The phenomenon of enforced disappearances is a practice that has been carried out in all regions of the world and is currently occurring in countries such as Syria, Mexico or North Korea. In Europe, during the Second World War, Hitler adopted the Nacht und Nebel (Night and Fog) decree, under which those persons detained could not have any contact with the outside nor be visited by their families; they were thus “disappeared” into different concentration camps, with the subsequent anguish and suffering on the part of their relatives. Apart from the Balkans, mentioned above, in Europe there have also been enforced disappearances in Cyprus, the Russian Federation, Turkey, Ukraine and in Spain during the Civil War and the Franco dictatorship. The secret detentions and “extraordinary renditions” carried out by the USA within the “war on terror”, with the complicity of European countries, also constitute enforced disappearances. In Asia, there have been disappearances in Nepal, Sri Lanka, Japan or Thailand, to name but a few. In Africa, this phenomenon has occurred in Morocco, Algeria, Libya, Sudan, Uganda, Egypt and Senegal, among others. Finally, the region best known for practicing enforced disappearances is Latin America, where few states have remained free of this problem. We could highlight Mexico, Argentina, Brazil, Chile, Colombia, Peru, Guatemala, Honduras, El Salvador and Uruguay. Since its inception in 1980, the UN Working Group on Enforced or Involuntary Disappearances has received more than 55,000 cases, of which more than 44,000 continue unresolved, affecting more than 107 countries.
While enforced disappearances may be carried out by non-state actors, the definition adopted by the United Nations only recognises those that directly or indirectly involve the state
Enforced disappearance is a multiple violation of fundamental human rights, such as the right to life, the right to personal integrity, the right to liberty and security of the person and the right to recognition as a person before the law, among others. Furthermore, the anguish and uncertainty suffered by the relatives of the disappeared person –as a result of not knowing where their loved one is and of the authorities’ refusal to disclose any information about their fate– have been considered by various international human rights bodies to be inhuman or degrading treatment. Against this backdrop, the right to truth, justice, reparation and guarantees of non-repetition become essential elements of the struggle against the impunity of the perpetrators of disappearances, of preventing future human rights violations and for promoting a stable and lasting peace.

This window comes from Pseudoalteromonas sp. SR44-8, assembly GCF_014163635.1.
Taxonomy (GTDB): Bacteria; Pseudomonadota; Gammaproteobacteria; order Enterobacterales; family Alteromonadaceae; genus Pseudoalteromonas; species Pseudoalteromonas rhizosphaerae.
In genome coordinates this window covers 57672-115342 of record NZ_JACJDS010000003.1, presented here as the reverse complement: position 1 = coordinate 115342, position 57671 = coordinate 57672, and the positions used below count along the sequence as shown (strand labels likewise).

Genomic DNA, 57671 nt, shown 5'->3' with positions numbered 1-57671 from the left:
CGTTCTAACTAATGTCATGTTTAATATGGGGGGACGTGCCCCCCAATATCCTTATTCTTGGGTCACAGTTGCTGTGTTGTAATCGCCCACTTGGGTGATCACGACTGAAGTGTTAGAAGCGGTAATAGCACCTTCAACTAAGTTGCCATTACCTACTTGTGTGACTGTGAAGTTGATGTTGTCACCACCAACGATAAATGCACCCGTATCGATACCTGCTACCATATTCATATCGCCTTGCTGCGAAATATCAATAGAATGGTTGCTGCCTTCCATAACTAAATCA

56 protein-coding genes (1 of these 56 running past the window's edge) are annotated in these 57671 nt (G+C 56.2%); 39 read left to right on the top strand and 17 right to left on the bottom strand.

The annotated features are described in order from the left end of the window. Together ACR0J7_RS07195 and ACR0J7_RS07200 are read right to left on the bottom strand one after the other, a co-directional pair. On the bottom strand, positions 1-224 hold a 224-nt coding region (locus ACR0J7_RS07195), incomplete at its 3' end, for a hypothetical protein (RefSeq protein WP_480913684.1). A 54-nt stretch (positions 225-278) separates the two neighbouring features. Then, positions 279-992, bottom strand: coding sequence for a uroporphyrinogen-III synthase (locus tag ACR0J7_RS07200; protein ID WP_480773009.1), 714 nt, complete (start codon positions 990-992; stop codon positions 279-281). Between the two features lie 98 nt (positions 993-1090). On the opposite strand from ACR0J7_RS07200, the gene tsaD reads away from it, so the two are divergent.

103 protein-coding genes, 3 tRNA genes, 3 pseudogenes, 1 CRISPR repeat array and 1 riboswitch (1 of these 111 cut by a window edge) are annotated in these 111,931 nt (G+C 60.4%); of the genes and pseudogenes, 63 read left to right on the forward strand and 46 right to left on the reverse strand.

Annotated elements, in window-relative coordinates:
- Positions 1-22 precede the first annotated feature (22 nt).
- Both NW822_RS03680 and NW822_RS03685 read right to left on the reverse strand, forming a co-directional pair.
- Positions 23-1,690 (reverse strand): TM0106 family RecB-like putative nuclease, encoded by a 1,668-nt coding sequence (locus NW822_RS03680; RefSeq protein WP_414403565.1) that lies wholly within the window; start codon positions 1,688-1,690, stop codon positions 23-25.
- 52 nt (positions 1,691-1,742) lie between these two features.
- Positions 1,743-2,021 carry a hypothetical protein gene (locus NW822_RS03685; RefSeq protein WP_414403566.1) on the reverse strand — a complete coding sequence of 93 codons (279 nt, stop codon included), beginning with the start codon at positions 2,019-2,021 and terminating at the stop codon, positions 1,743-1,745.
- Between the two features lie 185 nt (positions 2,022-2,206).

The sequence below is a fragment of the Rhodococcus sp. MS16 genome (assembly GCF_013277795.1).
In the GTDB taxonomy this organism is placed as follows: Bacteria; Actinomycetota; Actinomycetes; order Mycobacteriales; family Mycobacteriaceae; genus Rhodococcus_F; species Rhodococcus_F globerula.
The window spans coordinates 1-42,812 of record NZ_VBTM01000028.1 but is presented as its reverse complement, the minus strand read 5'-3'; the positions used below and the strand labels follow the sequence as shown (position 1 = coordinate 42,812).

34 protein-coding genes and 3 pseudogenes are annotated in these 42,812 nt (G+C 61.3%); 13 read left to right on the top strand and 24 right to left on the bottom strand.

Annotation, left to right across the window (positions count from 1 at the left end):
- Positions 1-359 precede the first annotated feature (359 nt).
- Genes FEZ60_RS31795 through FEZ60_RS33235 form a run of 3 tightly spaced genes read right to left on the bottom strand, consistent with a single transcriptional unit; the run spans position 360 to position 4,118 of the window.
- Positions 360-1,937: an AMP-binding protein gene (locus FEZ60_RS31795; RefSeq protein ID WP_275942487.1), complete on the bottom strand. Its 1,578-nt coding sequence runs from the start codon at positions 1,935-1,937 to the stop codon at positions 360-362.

In this phenomenon, the right to truth includes two elements: on the one hand, the victims’ families’ right to know the fate or whereabouts of the disappeared person, and on the other, in the event of death, their right to the restitution and identification of their remains. Regarding the right to know the fate or whereabouts of the disappeared person, the state has the obligation to quickly and effectively investigate cases of disappearances without a prior need for the families to file a complaint. This obligation refers to the action rather than the result; in other words, the state is not obliged to successfully find all missing persons –with time this task can become very difficult– but it does have an obligation to do everything possible to try to find the disappeared persons, in order to meet the fair expectation of family members to know where their loved ones are.
Truth commissions are an ideal mechanism for coming to know the truth of the facts and, to a certain extent, those responsible for these atrocities